(Courtesy of the Wounded Warrior Project)
“There’s no way I can write copy as well as Gary Halpern, so why even bother?”
“All the good niches are taken. How can I compete?”
“I’ve failed so many times… How could I ever succeed?”
If you’re like me, at least one of these questions have held you back from doing something amazing.
You’re not alone. These excuses — ”the resistance” — can make us feel sorry for ourselves, keeping us from achieving great things.
These psychological barriers are real, often self-imposed, and can be paralyzing for entrepreneurs.
Writing is usually my biggest subconscious struggle. I worry about things like:
But how do fears like mine and yours compare to physical disabilities? Whenever I’m struggling with mental blocks, I like to hear inspirational stories from those who have overcome even greater obstacles than I’m faced with.
This has been on my mind recently — It’s hard enough staying motivated while healthy, but what happens when you’re physically handicapped?
Do you just throw in the towel? Do you tap out before you’ve had a chance to start?
I wanted to share with you some incredible stories of those who were able to overcome their difficulties and challenges to succeed at the highest level.
I first read Jon Morrow’s story a couple of years ago and found it incredibly inspiring. If you’ve never heard his story, stop reading this and go check out his guest post on ProBlogger here.
Seriously… Go read it and come back.
Jon was born with Spinal Muscular Atrophy (SMA,) an incurable neuromuscular disorder that has been with him his entire life. People with the disorder grow weaker and soon lose their ability to move. As a child, his parents worried he’d never be able to find success, have a normal life…be happy.
Despite all this, he’s inspired hundreds of thousands with his words, built multiple profitable companies, is the editor of one of the largest and most powerful blogs in the world, and relocated to Central America…all while not being able to move from the neck down.
As a writer, nothing has said “stop being a pussy” more than Jon’s powerful words in that blog post.
What’s striking about Jon’s story is that he not only fought through others’ low expectations but was able surpass many other writers who haven’t had to deal with the extra burden of a serious physical handicap. Couldn’t we all benefit from having just a bit of the same drive to do amazing things, regardless of what others think?
The next time someone tells me they can’t move to SE Asia because of X, or they can’t start Y because of Z, I’m sending them to Jon’s post to get some perspective.
Most of us have had our first sexual experience sometime between our teens or in our 20’s, but even in his 40’s, Mark O’Brien found this a difficult subject to cover as a writer.
For starters, he was a virgin.
Not just any old virgin… He lived in an iron lung.
He set off to write about sex and the disabled, but ended up on an incredible path of discovery about his own sexuality and what intimacy means for us all.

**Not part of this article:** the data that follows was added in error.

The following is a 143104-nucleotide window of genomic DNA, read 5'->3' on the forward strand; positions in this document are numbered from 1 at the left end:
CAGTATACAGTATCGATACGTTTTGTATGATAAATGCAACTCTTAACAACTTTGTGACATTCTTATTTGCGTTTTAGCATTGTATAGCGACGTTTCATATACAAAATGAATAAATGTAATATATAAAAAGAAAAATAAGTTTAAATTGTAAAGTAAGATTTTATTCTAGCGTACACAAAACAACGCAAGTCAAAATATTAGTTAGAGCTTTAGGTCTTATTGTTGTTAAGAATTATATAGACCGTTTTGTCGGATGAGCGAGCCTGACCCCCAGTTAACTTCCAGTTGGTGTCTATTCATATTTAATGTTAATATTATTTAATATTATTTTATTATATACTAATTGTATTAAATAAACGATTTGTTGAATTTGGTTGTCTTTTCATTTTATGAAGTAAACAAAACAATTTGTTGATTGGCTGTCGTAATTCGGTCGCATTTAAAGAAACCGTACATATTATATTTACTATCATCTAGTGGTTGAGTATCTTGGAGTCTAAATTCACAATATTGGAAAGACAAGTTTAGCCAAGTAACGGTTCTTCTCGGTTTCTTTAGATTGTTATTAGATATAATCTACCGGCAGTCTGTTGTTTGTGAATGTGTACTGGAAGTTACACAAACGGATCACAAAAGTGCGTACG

If you’ve never read his article on seeing a sex surrogate, I highly recommend checking it out.
It’s funny, sad, and cringeworthy, but he shares a valuable behind the scenes look at his personal struggles with sex. What makes it interesting is that it’s on a subject that would seem to be taboo for most of us — sexual intimacy for the physically handicapped. They recently made a movie worth watching, The Surrogate, based on his article.
The fact that this incredible man was able to share so many amazing ideas while writing on a typewriter with a stick in his mouth just blows my mind.
We talk about the value of being open and transparent when it comes to business, but I can’t imagine the courage it took Mark to discuss something so personal…so unexpected.
We fear transparency so much that we sometimes struggle to talk about what we did over the weekend. How much further could we progress if we were able to let go of that fear with even half of Mark’s courage?
Diagnosed at 10 years old with Friedreich’s Ataxia, a degenerated and rare neurological condition, Shane Bratby was told he wouldn’t live past the age of 25.
He lived in constant fear throughout his teen years but in his twenties decided to take control of his life and build a value-based business that could help other disabled entrepreneurs.
Now he’s 27. He has a wife, four children, and is a founder of both:
MobilityBuy.com – An eCommerce website designed to help other disabled persons lead more independent lives.
DisabledEntrepreneurs.co.uk – An amazing platform and community built to encourage, enable, and inspire other disabled entrepreneurs throughout the UK.
We have philanthropists like Bill Gates who is giving away billions to improve the world. Although Shane isn’t as wealthy, he’s contributing by showing people in the same position as him that they’re not alone and they too can become entrepreneurs. How cool is that?
Being told you’re going to die early must have been hard to hear. Instead of lying down and taking it, he went the other way and has built amazing companies that will likely outlive him.
We don’t have near as much pressure on ourselves as entrepreneurs. What are we allowing to hold us back from greatness that’s worse than Shane expecting to die at 25?
Setbacks are inevitable. As entrepreneurs, all of us will go through periods of self-doubt where “the resistance” creeps in and keeps us from achieving our very best.
Fight through that shit.
Realizing there are people in much more difficult situations who have achieved amazing things has always inspired me. Reading Jon’s story, for example, helps me realize just how ridiculous some of my excuses are when they’re laid bare.
What are the demons or fears currently holding you back and how can we help you fight through them? What are YOU going to do to make shit happen after reading this post? Let us know in the comments!